Art Classes and Education

Drawing UnFundamentals

After three classes, I finally have something positive to say about my drawing course at Emily Carr.  The first two classes in this very short course (only 6 classes total) were a major disappointment.  The instructor is very talented and I’m sure he’s a fine teacher for the full time art school kids, but when it comes to drawing fundamentals (the name of the course, btw), he’s been less than stellar.

We’ve spent a good third of our class time introducing ourselves, then showing our work and talking about it.  For my ADD-adled brain, this is pure torture.  I want to learn!  I want to DO!  Spending 30 minutes talking about “What is a line?” makes me want to rip my hair out.

The course is basically led by the students and the instructor teaches by just answering our questions.  That might be good for advanced students who know what they’re doing and have specific questions about shading, perspective etc., but when you’re just starting out?  Most of the class doesn’t have any clue what to ask other than “So, how do we draw?”

The third class he redeemed himself though; we did an entire class on the human body.  He demonstrated the rules of splitting the body into eighths, we had a skeleton there to help us really visualize the body from the inside out plus we got to sketch from a live model – a nude live model.  I’m hardly a prude and quickly lost my self-consciousness at the whole situation, but it was a little startling right off the bat.  I caught myself a few times thinking about the fact that I was staring (I mean really STARING) at a naked woman’s butt.  No wonder so many people practice sketching with bowls of fruit!

Nudity aside, the class was enormously helpful for learning how to draw all sorts of different poses.  At one point the instructor got the model to stand up against the wall in front of a slide projector so he could project an image of a skeleton over her body.  Like an x-ray, it was a great learning experience to really see what’s going on inside our bodies.  By working from the inside out, I should (in theory) always be able to draw the human body in anatomically correct poses and positions.

It’s funny…as often as I draw and paint people, there are so many things I had simply never noticed by attempting to draw from memory.  Hands, for example; people constantly draw hands that are too small and make the entire picture look off.  Try this: hold your hand up in front of your face.  For the average person, their hand is the same size as their face.  That seems HUGE to me!  I think about all of the girls I paint and how BIG their faces are…never would I think to make their hands the same size.  Feet too – much bigger than you’d expect until you really start to LOOK.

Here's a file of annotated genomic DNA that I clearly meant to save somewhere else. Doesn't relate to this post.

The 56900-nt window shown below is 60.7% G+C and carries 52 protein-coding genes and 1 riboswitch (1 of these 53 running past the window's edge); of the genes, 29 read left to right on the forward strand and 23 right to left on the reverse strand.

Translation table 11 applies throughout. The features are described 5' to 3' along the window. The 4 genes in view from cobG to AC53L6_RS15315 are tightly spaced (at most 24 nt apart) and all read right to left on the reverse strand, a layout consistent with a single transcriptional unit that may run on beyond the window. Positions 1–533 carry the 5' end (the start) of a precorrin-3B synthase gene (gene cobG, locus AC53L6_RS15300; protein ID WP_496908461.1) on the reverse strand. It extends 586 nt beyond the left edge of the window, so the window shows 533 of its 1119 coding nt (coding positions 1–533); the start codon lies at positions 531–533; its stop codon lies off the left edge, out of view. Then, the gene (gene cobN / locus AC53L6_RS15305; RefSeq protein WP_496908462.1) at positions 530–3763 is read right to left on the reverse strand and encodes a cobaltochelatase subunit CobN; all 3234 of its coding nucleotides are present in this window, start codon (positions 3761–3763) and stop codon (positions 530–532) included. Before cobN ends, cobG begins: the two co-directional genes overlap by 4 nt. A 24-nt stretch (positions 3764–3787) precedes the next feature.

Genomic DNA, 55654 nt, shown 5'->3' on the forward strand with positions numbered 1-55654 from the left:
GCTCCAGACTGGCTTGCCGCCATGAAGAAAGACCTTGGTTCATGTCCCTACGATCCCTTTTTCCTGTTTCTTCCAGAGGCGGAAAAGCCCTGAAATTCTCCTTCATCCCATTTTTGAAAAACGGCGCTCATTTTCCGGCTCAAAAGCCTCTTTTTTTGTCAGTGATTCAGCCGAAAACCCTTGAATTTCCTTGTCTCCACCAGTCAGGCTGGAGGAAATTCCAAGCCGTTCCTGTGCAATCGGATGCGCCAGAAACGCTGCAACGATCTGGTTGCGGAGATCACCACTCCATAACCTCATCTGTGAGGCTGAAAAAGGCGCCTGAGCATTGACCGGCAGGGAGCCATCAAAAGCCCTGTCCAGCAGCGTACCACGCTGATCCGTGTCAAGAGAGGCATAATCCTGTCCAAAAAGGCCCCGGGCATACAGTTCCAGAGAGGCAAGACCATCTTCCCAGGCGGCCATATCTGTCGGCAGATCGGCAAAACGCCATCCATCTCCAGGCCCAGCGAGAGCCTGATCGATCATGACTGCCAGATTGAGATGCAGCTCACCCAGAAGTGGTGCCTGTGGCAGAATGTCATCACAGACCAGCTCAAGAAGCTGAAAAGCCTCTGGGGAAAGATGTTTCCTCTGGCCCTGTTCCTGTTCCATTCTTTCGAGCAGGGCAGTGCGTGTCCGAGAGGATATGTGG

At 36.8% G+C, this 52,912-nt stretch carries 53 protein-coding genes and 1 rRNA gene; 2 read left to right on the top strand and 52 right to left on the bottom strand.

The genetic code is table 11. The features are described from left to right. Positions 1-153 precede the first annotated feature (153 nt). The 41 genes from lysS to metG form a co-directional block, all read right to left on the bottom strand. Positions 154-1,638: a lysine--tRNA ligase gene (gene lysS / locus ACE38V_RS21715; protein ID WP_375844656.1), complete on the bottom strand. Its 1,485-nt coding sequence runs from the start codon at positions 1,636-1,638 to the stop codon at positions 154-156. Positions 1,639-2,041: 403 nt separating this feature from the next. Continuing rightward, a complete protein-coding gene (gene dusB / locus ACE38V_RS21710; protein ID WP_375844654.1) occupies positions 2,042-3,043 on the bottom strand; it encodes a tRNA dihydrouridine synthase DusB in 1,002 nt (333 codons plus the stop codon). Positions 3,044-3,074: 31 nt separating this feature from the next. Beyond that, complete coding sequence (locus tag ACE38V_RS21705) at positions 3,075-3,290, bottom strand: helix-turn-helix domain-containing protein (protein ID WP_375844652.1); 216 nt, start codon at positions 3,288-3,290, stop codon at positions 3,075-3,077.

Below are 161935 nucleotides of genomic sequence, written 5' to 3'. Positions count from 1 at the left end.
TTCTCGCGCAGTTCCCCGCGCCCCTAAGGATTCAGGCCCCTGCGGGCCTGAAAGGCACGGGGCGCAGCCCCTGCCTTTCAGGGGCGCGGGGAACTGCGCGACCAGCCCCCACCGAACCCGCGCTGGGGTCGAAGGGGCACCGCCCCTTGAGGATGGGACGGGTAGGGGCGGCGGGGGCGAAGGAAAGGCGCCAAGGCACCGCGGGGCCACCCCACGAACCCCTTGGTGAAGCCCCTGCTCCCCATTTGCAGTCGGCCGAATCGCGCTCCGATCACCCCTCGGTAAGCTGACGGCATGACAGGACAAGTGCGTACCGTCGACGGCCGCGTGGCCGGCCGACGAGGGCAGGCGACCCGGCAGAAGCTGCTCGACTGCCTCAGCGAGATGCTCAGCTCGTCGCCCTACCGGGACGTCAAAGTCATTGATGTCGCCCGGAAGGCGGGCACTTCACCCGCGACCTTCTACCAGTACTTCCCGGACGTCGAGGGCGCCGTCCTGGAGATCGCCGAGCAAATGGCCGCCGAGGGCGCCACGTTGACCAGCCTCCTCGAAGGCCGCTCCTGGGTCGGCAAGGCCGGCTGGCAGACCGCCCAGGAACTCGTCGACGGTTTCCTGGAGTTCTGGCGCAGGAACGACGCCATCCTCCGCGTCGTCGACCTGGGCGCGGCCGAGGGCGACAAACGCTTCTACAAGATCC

Seeing where the shoulder joints are, where the hip joints are…all of those sort of angles now make sense when I’m sketching.  I don’t have to worry about if the position of my figure looks awkward or not because I’m not drawing it from the outside, from the skin; I’m now thinking about the skeleton and how the body really works.

It (almost) makes the first two classes worth it!

2 thoughts on “Drawing UnFundamentals”

  1. Who makes a good teacher? Someone with a masters degree and tons of experience in their field? Not always. It is one thing to, in this case, be a successful artist, but quite another to have the skills to pass that knowledge on to others. This is a current arguement I have with the hiring policies of post secondary institutions. I have a fair amount of experience being an artist, 2 degrees, a couple diplomas, many extra courses, but no actual masters degree. Thus I can’t apply to be a teacher at a college. Yet I believe my 10 years teaching experience in the public and independent school systems has given me the knowledge to be able to successfully “teach”.
    You are right, there are some fabulous people working at our colleges and universities, but they lack the skills to plan, implement curriculum, and evaluate student progress. I would love to help them in this. Should colleges require new instructors to take a class in pedagogy?
    It’s fun to get to know people, but the class was about drawing, and with only 6 sessions I would have got students to set pencil to paper right away. It also seems odd that you’d step into anatomy so quickly. Seems disjointed.
    You can see this is a topic I could talk about for quite awhile. I would love to be able to teach enthusiastic adults like yourself.
    I hope the last half of the class went better than the first.
    Thanks for commenting on my Eagles in the City blog entry.
    Tiana

  2. Hi Tiana,

    Thanks for commenting & I have to say, I totally agree. I’m on my third class at Emily Carr now & the second two have been nowhere near as good as the first one.

    The first instructor I had taught real lessons and techniques that we could apply to our own work right away. It was very “hands on”, but before we pulled out our own paints, she would let us watch how she does it first.

    She was always quick to say that this is only one way of doing it, her way & not all artists do it the same way etc. etc. What’s been driving me nuts about the next 2 instructors I’ve had is their refusal to teach us any rules or techniques because they don’t want to influence our own style.

    I understand where they’re coming from, but if I just wanted to work on developing my own style without learning the rules of perspective or figure, I could sit at home & just practice without any external influence. The reason I’m paying for instruction is to *learn* from the instructors!

    Being able to teach well is such a special talent. I’d love to see institutions hire based on teaching ability rather than credentials.

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